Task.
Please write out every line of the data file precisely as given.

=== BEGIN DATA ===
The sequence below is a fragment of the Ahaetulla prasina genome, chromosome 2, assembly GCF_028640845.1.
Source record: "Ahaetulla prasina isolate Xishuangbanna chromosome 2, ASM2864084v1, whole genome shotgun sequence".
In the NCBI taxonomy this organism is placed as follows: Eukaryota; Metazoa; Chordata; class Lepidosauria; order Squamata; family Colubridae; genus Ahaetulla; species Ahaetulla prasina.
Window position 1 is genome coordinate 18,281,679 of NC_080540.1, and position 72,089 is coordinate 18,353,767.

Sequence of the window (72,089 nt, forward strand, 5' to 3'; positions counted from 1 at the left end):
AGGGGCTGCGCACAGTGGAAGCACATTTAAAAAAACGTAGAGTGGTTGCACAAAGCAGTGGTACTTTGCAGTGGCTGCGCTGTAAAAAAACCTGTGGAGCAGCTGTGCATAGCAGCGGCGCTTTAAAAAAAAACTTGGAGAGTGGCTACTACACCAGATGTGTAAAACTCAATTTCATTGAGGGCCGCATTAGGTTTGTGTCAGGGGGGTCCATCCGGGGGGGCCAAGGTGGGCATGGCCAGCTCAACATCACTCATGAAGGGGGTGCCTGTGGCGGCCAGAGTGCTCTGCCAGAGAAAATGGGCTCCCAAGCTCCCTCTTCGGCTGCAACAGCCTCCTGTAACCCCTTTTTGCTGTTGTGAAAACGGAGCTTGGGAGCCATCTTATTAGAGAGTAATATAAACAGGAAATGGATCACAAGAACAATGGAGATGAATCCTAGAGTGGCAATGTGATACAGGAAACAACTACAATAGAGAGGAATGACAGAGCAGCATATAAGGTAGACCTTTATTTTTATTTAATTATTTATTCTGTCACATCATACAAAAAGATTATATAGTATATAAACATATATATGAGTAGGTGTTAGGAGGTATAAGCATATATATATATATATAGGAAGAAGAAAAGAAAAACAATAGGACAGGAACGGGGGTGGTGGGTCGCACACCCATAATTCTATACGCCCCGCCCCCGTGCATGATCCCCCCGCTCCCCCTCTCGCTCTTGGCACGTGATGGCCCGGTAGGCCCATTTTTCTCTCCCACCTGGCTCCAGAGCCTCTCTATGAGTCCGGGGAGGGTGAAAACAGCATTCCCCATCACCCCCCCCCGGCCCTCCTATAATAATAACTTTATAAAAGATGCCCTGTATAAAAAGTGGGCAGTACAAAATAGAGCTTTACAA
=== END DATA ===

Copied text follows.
The sequence below is a fragment of the Ahaetulla prasina genome, chromosome 2, assembly GCF_028640845.1.
Source record: "Ahaetulla prasina isolate Xishuangbanna chromosome 2, ASM2864084v1, whole genome shotgun sequence".
In the NCBI taxonomy this organism is placed as follows: Eukaryota; Metazoa; Chordata; class Lepidosauria; order Squamata; family Colubridae; genus Ahaetulla; species Ahaetulla prasina.
Window position 1 is genome coordinate 18,281,679 of NC_080540.1, and position 72,089 is coordinate 18,353,767.

Sequence of the window (72,089 nt, forward strand, 5' to 3'; positions counted from 1 at the left end):
AGGGGCTGCGCACAGTGGAAGCACATTTAAAAAAACGTAGAGTGGTTGCACAAAGCAGTGGTACTTTGCAGTGGCTGCGCTGTAAAAAAACCTGTGGAGCAGCTGTGCATAGCAGCGGCGCTTTAAAAAAAAACTTGGAGAGTGGCTACTACACCAGATGTGTAAAACTCAATTTCATTGAGGGCCGCATTAGGTTTGTGTCAGGGGGGTCCATCCGGGGGGGCCAAGGTGGGCATGGCCAGCTCAACATCACTCATGAAGGGGGTGCCTGTGGCGGCCAGAGTGCTCTGCCAGAGAAAATGGGCTCCCAAGCTCCCTCTTCGGCTGCAACAGCCTCCTGTAACCCCTTTTTGCTGTTGTGAAAACGGAGCTTGGGAGCCATCTTATTAGAGAGTAATATAAACAGGAAATGGATCACAAGAACAATGGAGATGAATCCTAGAGTGGCAATGTGATACAGGAAACAACTACAATAGAGAGGAATGACAGAGCAGCATATAAGGTAGACCTTTATTTTTATTTAATTATTTATTCTGTCACATCATACAAAAAGATTATATAGTATATAAACATATATATGAGTAGGTGTTAGGAGGTATAAGCATATATATATATATATAGGAAGAAGAAAAGAAAAACAATAGGACAGGAACGGGGGTGGTGGGTCGCACACCCATAATTCTATACGCCCCGCCCCCGTGCATGATCCCCCCGCTCCCCCTCTCGCTCTTGGCACGTGATGGCCCGGTAGGCCCATTTTTCTCTCCCACCTGGCTCCAGAGCCTCTCTATGAGTCCGGGGAGGGTGAAAACAGCATTCCCCATCACCCCCCCCCGGCCCTCCTATAATAATAACTTTATAAAAGATGCCCTGTATAAAAAGTGGGCAGTACAAAATAGAGCTTTACAA